Here is a photo of Dr. Joe Vitale’s Elko model guitar we made for him – beautiful figured bubinga back and sides with a wonderful redwood top. We were happy that Dr. Joe bought this instrument because we thought its looks and sound were sweet.
However, the next time I saw the guitar after delivering it to Dr Joe, the top looked like this. Let me preface this by saying that Dr. Joe is a man of integrity. If you have read any of his books, listened to his recordings, or ever met him, you know this. Dr. Joe went on vacation, left this guitar inside a glass case in an air conditioned house. He came back to find the guitar hanging where he left it, but in this condition. I believe there is more to this story than either Dr. Joe or I will ever know, but it just doesn’t matter. This was such a great guitar, I had to repair it.
It appears somehow suddenly the string tension was increased, tearing the fibers in the redwood top apart and shearing the bubinga bridge plate in half through the holes for the bridge pins. Note that the hide glue held so well that the bridge did not separate from the top, but rather the top was ripped apart. I started the repair by cleaning all of the redwood from the bottom of the bridge.
The first thing I did was glue the sides of the crack together with hot hide glue. I used flat cauls to get the top back as flat as possible. It came together well.
I cut a redwood plate that would fit between the x braces inside, and glued it in place with hot hide glue.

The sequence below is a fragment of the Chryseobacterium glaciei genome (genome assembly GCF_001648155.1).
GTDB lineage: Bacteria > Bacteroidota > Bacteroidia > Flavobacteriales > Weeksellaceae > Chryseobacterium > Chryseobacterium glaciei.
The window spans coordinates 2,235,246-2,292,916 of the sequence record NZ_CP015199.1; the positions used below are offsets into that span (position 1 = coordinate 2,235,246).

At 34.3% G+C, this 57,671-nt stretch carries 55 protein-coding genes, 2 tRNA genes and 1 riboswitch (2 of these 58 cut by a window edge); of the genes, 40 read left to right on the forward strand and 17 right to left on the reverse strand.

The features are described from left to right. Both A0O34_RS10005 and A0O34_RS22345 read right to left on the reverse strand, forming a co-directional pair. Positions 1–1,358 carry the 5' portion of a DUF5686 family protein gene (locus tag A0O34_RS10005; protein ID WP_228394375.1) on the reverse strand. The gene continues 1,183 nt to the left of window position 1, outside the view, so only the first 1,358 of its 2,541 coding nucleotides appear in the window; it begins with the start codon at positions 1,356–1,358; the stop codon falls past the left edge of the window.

Next I glued a patch inside to cover the remaining hole on the outside of the x brace. While that was drying, I prepared patches to reinforce the cracks I had glued up previously. The second photo shows the patches in place inside the guitar.
Next a patch was fitted and glued in place to fill the remaing defect in the top. I was now ready to glue the bridge back in place. Normally I would only use hide glue to attach a bridge. However, there are defects in the top in the footprint of the bridge. Since I needed to fill these gaps, and this top could not stand for this bridge to be removed again, I mixed up epoxy. I thickened it with glass beads, and colored it brown with some dye.
I laid down masking tape over the bridge foot print, located the bridge, locked it in place with plastic bridge pins, cut around the bridge just deep enough to go through the tape, but not into the top, with a very sharp #11 blade. Then I removed the tape over the bridge foot print, and I was ready to glue on the bridge using the epoxy.
I clamped the bridge in place after applying epoxy to the bridge and top. I cleaned up the squeeze out with a q tip and alcohol. Then I removed the tape, and was left with a very clean glue up of the bridge.
Here is an inside view of the bridge glue up showing the friendly plastic caul which was molded to fit the underside of the top, patches, and braces perfectly.
A bubinga bridge plate was glued to the underside of the redwood patch inside the guitar.
The bridge was taped off and lacquer was sprayed onto the top.